In 1868, he briefly stayed in Paris, France but then went on to Venice, Italy, before moving on to Florence where he visited the Irish-American sculptor, Hiram Powers. Here he got to see some of the greatest sculptures in history, taking inspiration from past masters such as Michelangelo, Donatello and Da Vinci. He later returned to Paris and completed his “Grand Tour” in London, where he spent some time with the Royal Academy, the British Museum and Windsor Castle. He then moved back to New York City in 1869.

He was elected vice-president of the National Academy of Design (1872-1873) and was awarded an honorary degree by Yale University in 1874. He went on to create a statue for the town of Pittsfield, Massachusetts, a life-sized statue of Lieutenant General Winfield Scott, which was placed in front of the Old Soldiers; and Airmen’s Home in Washington D.C. 

It was during this time, 1871 that he married Maria L. Potter, daughter of Bishop Alonzo Potter, who lived in Schenectady, New York, not far from where Thompson lived in his youth, so they may have met as young adults. Shortly after the birth of their first child, Lancelot Clarkson, they moved to Florence, Italy. Thompson did well here, having better access to stone and bronze and he flourished in Italy completing many commissioned portraits. While in Florance, the couple had two more children, Marriette Benedict and Florance Howard.

Thompson here completed his only nude sculpture, entitled “Unconsciousness”, in 1881. This work was not commissioned and is considered a labour of love for Launt. It was inspired by the story of a woman who, as a child, was kidknapped by Native Americans, was later returned to her family but chose instead to live with her adopted tribe and married its Chief.

Unconsciousness (1881) - Launt Thompson
Unconsciousness (1881) – Launt Thompson

While in Italy, Thompson’s behaviour started to become erratic and his drinking became a problem. His mental health deteriorating, Launt returned to New York alone in 1881. Once back in New York, separated from his family and the social life he’d helped to engender, he quarrelled with friends and was ejected from some of his gentleman’s clubs.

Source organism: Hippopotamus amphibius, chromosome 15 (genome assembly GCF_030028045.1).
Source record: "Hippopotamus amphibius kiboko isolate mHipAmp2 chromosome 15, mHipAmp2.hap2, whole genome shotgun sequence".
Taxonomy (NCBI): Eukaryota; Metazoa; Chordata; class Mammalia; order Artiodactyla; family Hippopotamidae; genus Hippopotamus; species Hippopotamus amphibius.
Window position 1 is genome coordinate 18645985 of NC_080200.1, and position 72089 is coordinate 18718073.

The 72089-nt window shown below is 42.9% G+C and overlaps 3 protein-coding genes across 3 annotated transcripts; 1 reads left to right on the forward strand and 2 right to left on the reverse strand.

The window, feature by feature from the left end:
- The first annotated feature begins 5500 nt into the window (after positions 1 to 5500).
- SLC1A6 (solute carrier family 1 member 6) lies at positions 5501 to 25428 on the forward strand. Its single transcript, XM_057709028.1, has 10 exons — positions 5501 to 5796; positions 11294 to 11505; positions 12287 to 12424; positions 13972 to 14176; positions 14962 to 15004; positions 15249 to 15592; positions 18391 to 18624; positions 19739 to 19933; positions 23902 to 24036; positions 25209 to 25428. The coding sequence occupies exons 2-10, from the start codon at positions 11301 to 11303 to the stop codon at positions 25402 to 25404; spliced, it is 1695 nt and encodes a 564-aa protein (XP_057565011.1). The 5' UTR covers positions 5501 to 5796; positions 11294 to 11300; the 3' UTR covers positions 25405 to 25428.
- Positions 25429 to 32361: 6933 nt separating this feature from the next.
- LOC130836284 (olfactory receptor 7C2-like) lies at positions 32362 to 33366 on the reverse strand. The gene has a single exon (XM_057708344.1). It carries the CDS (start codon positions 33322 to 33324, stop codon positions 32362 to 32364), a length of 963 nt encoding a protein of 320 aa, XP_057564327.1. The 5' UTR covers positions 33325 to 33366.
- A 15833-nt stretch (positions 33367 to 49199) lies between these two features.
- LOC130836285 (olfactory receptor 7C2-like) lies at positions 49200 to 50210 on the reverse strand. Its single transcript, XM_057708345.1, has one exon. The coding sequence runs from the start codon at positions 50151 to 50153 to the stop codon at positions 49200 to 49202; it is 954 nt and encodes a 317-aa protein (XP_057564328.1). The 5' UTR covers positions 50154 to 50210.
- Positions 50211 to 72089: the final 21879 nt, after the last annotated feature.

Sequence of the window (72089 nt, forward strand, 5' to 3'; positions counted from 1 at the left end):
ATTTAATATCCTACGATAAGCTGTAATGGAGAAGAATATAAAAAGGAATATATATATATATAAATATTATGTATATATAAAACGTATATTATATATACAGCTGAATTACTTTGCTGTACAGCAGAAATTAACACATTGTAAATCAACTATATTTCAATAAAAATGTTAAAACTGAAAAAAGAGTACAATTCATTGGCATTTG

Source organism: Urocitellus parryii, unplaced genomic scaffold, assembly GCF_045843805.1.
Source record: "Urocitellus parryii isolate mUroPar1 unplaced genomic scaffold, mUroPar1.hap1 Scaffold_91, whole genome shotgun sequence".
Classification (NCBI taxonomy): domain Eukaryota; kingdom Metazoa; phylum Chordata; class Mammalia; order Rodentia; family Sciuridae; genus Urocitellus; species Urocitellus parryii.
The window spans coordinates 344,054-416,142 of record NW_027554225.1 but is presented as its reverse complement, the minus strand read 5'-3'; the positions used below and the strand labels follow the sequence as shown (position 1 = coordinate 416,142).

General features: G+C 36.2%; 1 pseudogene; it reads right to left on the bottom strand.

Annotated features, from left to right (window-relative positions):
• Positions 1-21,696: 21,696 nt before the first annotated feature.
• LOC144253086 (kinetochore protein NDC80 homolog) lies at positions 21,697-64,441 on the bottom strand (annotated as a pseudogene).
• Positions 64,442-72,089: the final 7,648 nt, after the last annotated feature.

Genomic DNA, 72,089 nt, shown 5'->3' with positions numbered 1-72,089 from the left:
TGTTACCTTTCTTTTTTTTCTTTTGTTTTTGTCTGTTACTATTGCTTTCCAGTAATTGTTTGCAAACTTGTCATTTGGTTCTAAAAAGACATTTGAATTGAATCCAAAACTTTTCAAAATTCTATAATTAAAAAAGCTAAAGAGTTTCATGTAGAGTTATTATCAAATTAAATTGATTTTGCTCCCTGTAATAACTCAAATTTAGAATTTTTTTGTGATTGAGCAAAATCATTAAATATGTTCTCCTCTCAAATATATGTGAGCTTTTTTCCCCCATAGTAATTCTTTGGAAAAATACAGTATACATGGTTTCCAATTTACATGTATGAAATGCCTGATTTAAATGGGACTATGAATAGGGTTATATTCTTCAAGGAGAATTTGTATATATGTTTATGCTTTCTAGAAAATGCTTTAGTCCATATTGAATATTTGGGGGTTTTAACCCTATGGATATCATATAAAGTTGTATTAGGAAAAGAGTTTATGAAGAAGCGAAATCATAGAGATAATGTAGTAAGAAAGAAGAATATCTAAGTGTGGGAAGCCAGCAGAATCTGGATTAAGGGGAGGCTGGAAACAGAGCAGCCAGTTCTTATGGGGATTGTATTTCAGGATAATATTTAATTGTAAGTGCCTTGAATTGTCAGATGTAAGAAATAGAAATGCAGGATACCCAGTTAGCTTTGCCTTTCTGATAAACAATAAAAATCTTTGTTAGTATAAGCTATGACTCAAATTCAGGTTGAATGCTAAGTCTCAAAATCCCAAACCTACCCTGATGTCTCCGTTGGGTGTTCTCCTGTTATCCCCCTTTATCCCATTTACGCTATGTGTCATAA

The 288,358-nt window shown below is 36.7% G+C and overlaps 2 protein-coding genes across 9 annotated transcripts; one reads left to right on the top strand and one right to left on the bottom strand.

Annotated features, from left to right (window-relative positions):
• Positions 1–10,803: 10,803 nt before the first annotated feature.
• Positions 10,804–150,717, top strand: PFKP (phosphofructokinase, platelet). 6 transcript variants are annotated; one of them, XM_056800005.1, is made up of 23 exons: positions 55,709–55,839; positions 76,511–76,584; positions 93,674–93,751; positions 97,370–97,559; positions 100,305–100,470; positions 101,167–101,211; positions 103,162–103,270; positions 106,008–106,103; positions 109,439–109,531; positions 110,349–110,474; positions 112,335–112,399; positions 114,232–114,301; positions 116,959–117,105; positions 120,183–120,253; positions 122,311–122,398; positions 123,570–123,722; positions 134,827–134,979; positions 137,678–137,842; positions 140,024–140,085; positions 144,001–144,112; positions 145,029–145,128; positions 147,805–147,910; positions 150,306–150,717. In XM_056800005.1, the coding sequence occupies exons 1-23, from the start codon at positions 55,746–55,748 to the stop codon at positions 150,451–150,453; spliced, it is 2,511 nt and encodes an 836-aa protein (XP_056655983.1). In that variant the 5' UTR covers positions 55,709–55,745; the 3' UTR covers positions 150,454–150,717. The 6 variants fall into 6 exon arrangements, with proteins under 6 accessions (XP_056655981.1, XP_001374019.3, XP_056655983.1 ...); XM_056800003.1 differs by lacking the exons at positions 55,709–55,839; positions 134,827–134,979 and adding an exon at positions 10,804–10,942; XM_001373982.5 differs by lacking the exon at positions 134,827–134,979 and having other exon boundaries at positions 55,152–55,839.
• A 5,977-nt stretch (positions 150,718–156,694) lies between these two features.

It’s not known why Maria chose to stay in Florence, perhaps just not wanting to leave the life they had built. In a history of the Potter Family, her half-brother, Frank Hunter potter wrote, “To say that we were welcome when we went to Florence is to understate it. I had the good fortune to spend many months practically in her household, and I never was happier.” He also said, “Her house became a resort of what was most distinguished and dignified in Florentine society. Her weekly receptions were delightful affairs.”

Monuments dedicated to the memory of the Civil War were very popular in the 1880s, and Thompson was responsible for several: “The Eagle On The Globe” for the United States Regulars Monument in Murfreesboro, Tennessee, and a statue of Admiral Samuel Francis Dupont, commissioned by Congress and first placed in Washington’s Dupont Circle but later moved to Rockford Park in Wilmington, Delaware. The most important one, however, was his only equestrian statue, that of General Ambrose Everett Burnside, ceremoniously unveiled in Kennedy Plaza, Providence, Rhode Island, on July 4, 1887.

After 1887, Thompson’s life seems to have declined. Probably due to a combination of loneliness and overwork. Without his wife and her active social circle, he retreated into himself. He was still receiving commissions, which may have been a source of the problem: too much solitary work.